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Geometrical shapes are cool

Here is a post at tor.com that struck me as funny: A Guide to Cubes

Cubes! Because of course there are so many in SFF!

But of course there are indeed quite a few in science fiction and a some in fantasy. I would never have thought of writing a post on the subject, but it’s interesting to see what Emily Asher-Perrin and Leah Schnelbach came up with on the topic:

The Borg. Well, of course. I hadn’t thought of them, but sure, that is one scary cube, and it was a clever idea for a ship, too. So utterly nonhuman, or at least utterly outside the normal space opera vision of ship design.

Then there are a bunch I haven’t encountered or don’t remember, mostly but not entirely from movies and TV shows, and then — the Key to Time, from Doctor Who. That was a great story arc! You know, someday I should get at least the Tom Baker episodes on DVD.

Okay, what are some cubes that have turned up in books? I can think of one example: the little black and white cubes used to cast spells in Katherine Kurtz’s Deryni novels.

Also, if you think of tesseracts as hypercubes, then of course A Wrinkle in Time qualifies. So does Heinlein’s “And He Built a Crooked House,” a story I’d forgotten about until now, when I was trying to think of other examples. Looks like it’s available online in pdf form now if you’d like to read it.

What else in the beautiful world of geometry?

Well, there’s Flatland, of course! But another I just thought of in this context is the wonderful historical by Gillian Bradshaw, The Sand-Reckoner, where Archimedes is the main character. There’s a book that features the poetic, emotional dimension of geometry from the viewpoint of a mathematical genius. It’s a wonderful book. Who knows, it might even contain a cube somewhere.

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Blog / The Craft of Writing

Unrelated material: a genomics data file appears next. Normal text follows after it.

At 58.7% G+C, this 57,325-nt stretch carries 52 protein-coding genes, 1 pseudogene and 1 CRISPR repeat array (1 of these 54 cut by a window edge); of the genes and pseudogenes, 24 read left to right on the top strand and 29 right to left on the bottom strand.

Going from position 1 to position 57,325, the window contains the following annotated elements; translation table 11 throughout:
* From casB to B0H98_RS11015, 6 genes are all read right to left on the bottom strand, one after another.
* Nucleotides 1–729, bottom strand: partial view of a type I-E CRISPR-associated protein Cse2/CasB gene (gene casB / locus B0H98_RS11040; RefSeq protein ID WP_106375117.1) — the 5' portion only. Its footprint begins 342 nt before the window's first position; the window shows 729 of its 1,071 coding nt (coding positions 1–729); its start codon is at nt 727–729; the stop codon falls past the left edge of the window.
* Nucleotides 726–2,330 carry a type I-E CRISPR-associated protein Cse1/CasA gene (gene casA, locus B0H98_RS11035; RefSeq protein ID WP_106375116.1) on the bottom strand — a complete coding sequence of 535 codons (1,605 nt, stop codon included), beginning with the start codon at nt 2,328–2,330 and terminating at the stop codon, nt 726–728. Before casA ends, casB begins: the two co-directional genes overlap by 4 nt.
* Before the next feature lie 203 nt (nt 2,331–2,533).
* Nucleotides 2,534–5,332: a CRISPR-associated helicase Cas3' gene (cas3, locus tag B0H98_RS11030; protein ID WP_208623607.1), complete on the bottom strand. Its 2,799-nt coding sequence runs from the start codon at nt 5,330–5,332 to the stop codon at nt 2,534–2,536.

Worldbuilding: Names and naming conventions

So, as you might already know, The White Road of the Moon (now available for the bargain price of $10.22 in Hardcover, a tiny bit cheaper than Kindle) and Winter of Ice and Iron (which you can preorder this very moment for the low, low price of $7.99) both had their origin in the first unpublishable fantasy story I ever wrote: a sprawling 1500-page trilogy that taught me a whole lot about writing, especially when I took it apart and put it back together in these two standalones. This post describes that process in more detail.

The two stories are now set in quite distinctive worlds, with very different metaphysics and magic and all that, but their common origin remains evident in two ways (I think just two, but you can all judge for yourselves when Winter comes out).

One is the basic shape of the land in which the story is set: each has four or five smallish kingdoms distributed across a kind of peninsula, a landmass that is longer north-south than it is wide, separated from the rest of the world by some sort of barrier in the south. This is largely because I originally started drawing the map in the lower left corner and drew one continuous coastline up and around until I wound up in the lower right corner, and then threw up a mountain range in the south because that was the bottom of the page. I always have a mild tendency to draw landmasses that basically look like this, though if you flip through my books – I think they mostly do have maps in them – you’ll see I have sometimes fairly successfully resisted that tendency.

In The White Road, as you may know, the southern barrier is the Southern Wall, a barrier of impassible mountains raised up by magic long ago in order to protect the peninsula from the threat of conquest. In Winter, it’s the Wall of Winds, also called the Wall of Storms and so on. This was also magically created to protect the northern peninsula, though this time from a really dire threat of total destruction. For all anyone knows, nothing now lies to the south but maelstroms of chaos and dragons (these are thoroughly chaotic dragons, totally different from the dragons of The Floating Islands or the one in House of Shadows. Coming up with extremely different conceptions of dragons for each book is a delightful part of worldbuilding … well, leave that for later. Back to names!

Which are the other main way in which these two worlds still resemble each other. Lots of the characters and lots of the place-names from that original trilogy got assigned to one or the other of the new books, so there are common elements in the names of people and places; far more so than, say, the names from Feierabiand and Casmantium in the Griffin Mage trilogy. For example, there is the common diphthong “iy”, which I basically threw into a bunch of names to say This Is Not English to the reader, lending a foreign flavor without making pronunciation especially difficult. (Just pronounce Tikiy like Tick-EE and Deconnniy as Deck-CON-ee.). There are also lots of vowels and various letters are more common than English; others less common.